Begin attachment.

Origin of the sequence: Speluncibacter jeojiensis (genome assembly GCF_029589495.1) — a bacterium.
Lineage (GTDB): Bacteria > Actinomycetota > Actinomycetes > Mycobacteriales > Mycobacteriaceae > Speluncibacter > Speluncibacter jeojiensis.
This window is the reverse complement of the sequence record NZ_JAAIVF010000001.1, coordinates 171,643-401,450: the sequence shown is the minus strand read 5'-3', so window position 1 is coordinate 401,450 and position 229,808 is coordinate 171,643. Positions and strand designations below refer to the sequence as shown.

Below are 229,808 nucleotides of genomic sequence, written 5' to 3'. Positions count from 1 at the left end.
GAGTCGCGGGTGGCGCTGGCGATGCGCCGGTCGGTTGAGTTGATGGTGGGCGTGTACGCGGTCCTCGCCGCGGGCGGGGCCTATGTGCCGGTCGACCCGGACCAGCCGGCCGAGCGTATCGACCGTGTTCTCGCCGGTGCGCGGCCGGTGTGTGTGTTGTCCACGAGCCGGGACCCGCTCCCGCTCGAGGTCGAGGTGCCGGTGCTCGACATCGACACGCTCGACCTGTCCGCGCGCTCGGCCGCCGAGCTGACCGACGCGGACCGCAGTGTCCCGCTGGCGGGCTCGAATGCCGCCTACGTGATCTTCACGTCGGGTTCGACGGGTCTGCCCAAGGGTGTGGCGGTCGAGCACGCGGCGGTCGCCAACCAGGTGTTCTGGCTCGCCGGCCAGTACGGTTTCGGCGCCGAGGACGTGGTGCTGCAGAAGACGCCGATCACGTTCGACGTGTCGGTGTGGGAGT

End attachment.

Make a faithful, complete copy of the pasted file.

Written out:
Origin of the sequence: Speluncibacter jeojiensis (genome assembly GCF_029589495.1) — a bacterium.
Lineage (GTDB): Bacteria > Actinomycetota > Actinomycetes > Mycobacteriales > Mycobacteriaceae > Speluncibacter > Speluncibacter jeojiensis.
This window is the reverse complement of the sequence record NZ_JAAIVF010000001.1, coordinates 171,643-401,450: the sequence shown is the minus strand read 5'-3', so window position 1 is coordinate 401,450 and position 229,808 is coordinate 171,643. Positions and strand designations below refer to the sequence as shown.

Below are 229,808 nucleotides of genomic sequence, written 5' to 3'. Positions count from 1 at the left end.
GAGTCGCGGGTGGCGCTGGCGATGCGCCGGTCGGTTGAGTTGATGGTGGGCGTGTACGCGGTCCTCGCCGCGGGCGGGGCCTATGTGCCGGTCGACCCGGACCAGCCGGCCGAGCGTATCGACCGTGTTCTCGCCGGTGCGCGGCCGGTGTGTGTGTTGTCCACGAGCCGGGACCCGCTCCCGCTCGAGGTCGAGGTGCCGGTGCTCGACATCGACACGCTCGACCTGTCCGCGCGCTCGGCCGCCGAGCTGACCGACGCGGACCGCAGTGTCCCGCTGGCGGGCTCGAATGCCGCCTACGTGATCTTCACGTCGGGTTCGACGGGTCTGCCCAAGGGTGTGGCGGTCGAGCACGCGGCGGTCGCCAACCAGGTGTTCTGGCTCGCCGGCCAGTACGGTTTCGGCGCCGAGGACGTGGTGCTGCAGAAGACGCCGATCACGTTCGACGTGTCGGTGTGGGAGT